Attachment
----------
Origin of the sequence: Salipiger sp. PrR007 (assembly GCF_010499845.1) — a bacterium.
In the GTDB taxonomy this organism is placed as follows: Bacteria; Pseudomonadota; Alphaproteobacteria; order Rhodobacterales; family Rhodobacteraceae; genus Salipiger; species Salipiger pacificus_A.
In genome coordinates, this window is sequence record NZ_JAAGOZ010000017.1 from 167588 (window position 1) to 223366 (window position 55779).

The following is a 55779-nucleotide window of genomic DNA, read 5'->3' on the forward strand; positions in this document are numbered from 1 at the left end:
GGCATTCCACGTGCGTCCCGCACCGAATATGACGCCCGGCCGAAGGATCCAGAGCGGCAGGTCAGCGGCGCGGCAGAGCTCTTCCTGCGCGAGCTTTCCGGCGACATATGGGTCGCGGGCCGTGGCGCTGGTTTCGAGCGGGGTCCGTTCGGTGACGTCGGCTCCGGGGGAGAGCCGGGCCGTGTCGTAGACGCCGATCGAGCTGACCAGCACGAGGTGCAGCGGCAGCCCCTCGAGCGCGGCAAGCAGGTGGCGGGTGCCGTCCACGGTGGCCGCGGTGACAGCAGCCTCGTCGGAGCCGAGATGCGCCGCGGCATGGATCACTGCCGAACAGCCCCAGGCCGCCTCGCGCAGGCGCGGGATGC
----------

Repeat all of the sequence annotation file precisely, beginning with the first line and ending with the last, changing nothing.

Origin of the sequence: Salipiger sp. PrR007 (assembly GCF_010499845.1) — a bacterium.
In the GTDB taxonomy this organism is placed as follows: Bacteria; Pseudomonadota; Alphaproteobacteria; order Rhodobacterales; family Rhodobacteraceae; genus Salipiger; species Salipiger pacificus_A.
In genome coordinates, this window is sequence record NZ_JAAGOZ010000017.1 from 167588 (window position 1) to 223366 (window position 55779).

The following is a 55779-nucleotide window of genomic DNA, read 5'->3' on the forward strand; positions in this document are numbered from 1 at the left end:
GGCATTCCACGTGCGTCCCGCACCGAATATGACGCCCGGCCGAAGGATCCAGAGCGGCAGGTCAGCGGCGCGGCAGAGCTCTTCCTGCGCGAGCTTTCCGGCGACATATGGGTCGCGGGCCGTGGCGCTGGTTTCGAGCGGGGTCCGTTCGGTGACGTCGGCTCCGGGGGAGAGCCGGGCCGTGTCGTAGACGCCGATCGAGCTGACCAGCACGAGGTGCAGCGGCAGCCCCTCGAGCGCGGCAAGCAGGTGGCGGGTGCCGTCCACGGTGGCCGCGGTGACAGCAGCCTCGTCGGAGCCGAGATGCGCCGCGGCATGGATCACTGCCGAACAGCCCCAGGCCGCCTCGCGCAGGCGCGGGATGC